Located in Buffalo Gap, a tiny town three hours from Dallas, Fort Worth, Tom Perini’s Perini Ranch Steakhouse had all odds stacked against it. Even so, “in an empty barn, behind some trees so you can’t even see it from the road,” the restaurant is celebrating its 40th year anniversary with impressive success.
Initially, Tom used to work from his chuckwagon for almost 12 years. Chuckwagons were basically prototypes of the now-popularized food trucks. Getting the meat and wood from the cowboys, they’d prepare sumptuous meals. Requiring food that would give sufficient energy, their clientele, the cowboys, would give harsh yet effective reviews and call out any mistake effectively so that you wouldn’t repeat it ever again. Over time, they developed their cooking merit and became popular.
A Simple Yet Sustainable Way Out
As they gained in demand, it was clear to Perini that the chuckwagon was not a financially sustainable venture. Wanting to remain close to his roots, he, with his wife, Lisa, opened a steakhouse. With a proper ranch atmosphere, their food joint is authentically Texan, with a simple menu and the main quarters in the original barn with extended seating outdoors. Having beef as the main star of the menu, along with delectable burgers and signature roasted cowboy potatoes that are served skin-on, seasoned with an abundance of butter and garlic, the meals are prepared over mesquite wood.
A Grounded and Acclaimed Joint
In spite of a simple menu, limited press, and remote location, the smoked peppered beef tenderloin by Perini’s Ranch was named the mail-order gift of the year by the New York Times in 1995. While they weren’t prepared for it, the restaurant quickly set up a system that works to date to deliver their dishes. In the same year, they started cooking for and with prominent figures and food joints across the country. They were also invited to the James Beard House, where they won the James Beard Foundation’s American Classics Award in 2014. When Jacques Pepin visited their town as a guest chef in 2011, they cooked together at their very own Buffalo Gap Wine & Food Summit.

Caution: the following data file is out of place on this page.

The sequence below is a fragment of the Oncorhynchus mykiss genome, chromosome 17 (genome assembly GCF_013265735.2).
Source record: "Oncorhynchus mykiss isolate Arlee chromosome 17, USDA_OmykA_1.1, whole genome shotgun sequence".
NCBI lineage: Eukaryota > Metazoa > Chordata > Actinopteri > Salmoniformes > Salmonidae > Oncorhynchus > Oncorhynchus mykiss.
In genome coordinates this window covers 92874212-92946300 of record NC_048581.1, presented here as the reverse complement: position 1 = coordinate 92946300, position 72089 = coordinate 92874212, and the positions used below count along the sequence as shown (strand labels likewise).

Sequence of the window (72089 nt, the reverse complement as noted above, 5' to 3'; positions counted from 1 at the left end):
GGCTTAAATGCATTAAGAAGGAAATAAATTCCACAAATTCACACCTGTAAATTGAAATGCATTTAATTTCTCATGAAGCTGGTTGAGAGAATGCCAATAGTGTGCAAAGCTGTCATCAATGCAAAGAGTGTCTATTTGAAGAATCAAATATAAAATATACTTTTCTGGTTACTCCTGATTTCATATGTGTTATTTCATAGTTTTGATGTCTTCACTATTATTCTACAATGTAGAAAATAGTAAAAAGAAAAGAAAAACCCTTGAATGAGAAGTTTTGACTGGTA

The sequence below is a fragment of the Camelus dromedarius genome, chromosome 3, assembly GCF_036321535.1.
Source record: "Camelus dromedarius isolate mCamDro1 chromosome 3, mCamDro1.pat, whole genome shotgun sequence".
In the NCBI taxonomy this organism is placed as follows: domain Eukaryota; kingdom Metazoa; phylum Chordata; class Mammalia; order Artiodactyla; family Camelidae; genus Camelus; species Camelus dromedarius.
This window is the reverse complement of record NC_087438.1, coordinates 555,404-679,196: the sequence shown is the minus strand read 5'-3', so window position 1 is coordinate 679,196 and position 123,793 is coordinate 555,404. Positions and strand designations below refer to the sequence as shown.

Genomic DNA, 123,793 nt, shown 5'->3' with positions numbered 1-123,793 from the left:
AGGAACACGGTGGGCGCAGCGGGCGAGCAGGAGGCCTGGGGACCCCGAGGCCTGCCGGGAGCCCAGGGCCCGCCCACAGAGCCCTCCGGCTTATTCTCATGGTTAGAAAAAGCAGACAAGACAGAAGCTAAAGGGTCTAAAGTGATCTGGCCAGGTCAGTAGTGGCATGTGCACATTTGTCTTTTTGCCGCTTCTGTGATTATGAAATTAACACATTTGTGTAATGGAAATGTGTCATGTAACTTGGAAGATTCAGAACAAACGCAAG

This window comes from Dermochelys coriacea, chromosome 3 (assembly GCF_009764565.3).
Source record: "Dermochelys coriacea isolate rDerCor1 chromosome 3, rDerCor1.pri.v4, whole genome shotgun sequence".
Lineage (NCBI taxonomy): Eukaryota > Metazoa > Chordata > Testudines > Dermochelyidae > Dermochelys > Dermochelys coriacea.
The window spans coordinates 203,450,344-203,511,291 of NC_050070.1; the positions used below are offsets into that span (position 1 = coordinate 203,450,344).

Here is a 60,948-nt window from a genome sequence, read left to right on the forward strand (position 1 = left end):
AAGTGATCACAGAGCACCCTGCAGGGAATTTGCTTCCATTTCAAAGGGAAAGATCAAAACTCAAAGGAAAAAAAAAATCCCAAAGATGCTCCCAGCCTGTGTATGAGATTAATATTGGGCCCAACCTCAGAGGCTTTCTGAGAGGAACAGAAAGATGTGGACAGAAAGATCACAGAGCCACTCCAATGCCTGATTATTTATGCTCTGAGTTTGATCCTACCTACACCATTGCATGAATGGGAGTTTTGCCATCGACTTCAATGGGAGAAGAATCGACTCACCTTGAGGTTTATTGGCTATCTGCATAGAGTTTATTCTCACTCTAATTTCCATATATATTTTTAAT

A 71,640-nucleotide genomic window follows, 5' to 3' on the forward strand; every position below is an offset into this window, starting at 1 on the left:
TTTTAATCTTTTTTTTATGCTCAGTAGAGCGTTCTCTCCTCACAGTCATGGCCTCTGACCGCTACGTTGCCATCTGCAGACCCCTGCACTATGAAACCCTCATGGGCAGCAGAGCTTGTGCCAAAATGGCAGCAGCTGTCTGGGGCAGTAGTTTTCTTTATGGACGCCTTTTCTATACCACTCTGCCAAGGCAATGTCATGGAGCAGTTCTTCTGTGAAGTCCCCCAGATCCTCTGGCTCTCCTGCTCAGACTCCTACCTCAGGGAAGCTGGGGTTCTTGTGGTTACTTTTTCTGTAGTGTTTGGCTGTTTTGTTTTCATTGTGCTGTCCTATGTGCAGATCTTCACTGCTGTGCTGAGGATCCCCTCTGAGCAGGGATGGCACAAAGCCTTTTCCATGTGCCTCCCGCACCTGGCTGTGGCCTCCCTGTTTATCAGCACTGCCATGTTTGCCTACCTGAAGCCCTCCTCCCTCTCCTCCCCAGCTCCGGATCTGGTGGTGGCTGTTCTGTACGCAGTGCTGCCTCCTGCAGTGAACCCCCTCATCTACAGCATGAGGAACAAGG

Over the years, the Perinis have focused on retaining the quality that made their steakhouse influential, also giving them merit in American beef diplomacy. Helping other independent restaurants protect themselves across the country, the Perini couple has also been president of the Texas Restaurant Association while also traveling across the globe on behalf of the United States Meat Export Federation and the Texas Beef Council.
Explore Latvian Culture with an Authentic Culinary Experience
Gastronomy is one of the vital parts of any culture. And eating like a local always gives you a better perspective of any culture, much more closely than visiting a touristy spot. The country of Latvia is also rich in gastronomy. Latvian cuisine is an essential part of their cultural tradition. Some local dishes there might seem a bit odd by sight, but there is no better way to delve into a distinguished memorable culinary journey than to try the local Latvian foods by yourself. Here are a few Latvian delicacies to experience the tradition.
Rye Breads are a Latvian staple. Rye Breads come in different variations in the country, like sweet sourdough, rich dark, etc. Rye bread is a popular accompaniment in any Latvian meal, which can go with almost any dish. With a spread of butter, some cheese, and pieces of ham, it is also a commonly consumed go-to breakfast for the locals.
Speck is a centuries-old food tradition of Latvia. It is a type of extremely fatty smoked bacon made from pork belly. Centuries ago, it was consumed by the local villagers, to gain a lot of extra energy to be able to work hard in the fields every day. ‘pelēkie zirņi ar speķi’ is one of the most traditional dishes made with speck. This simple but tasty dish is made from fried onions, mixed with speck and different types of peas.
Another common smoked protein of Latvia is smoked fish. Having direct access to the Baltic Sea, fish has taken up a major part of Latvian cuisine for ages. Eel, pike, and cod are the most traditional dishes, among many others. Fishes are smoked in long batches in Latvian households to make them tastier and more durable. ‘Liepajas menciņš’ is a never-to-miss dish if you are looking to try an authentic Latvian dish. This signature dish of Liepaja region is made from smoked cod, onions, and potatoes.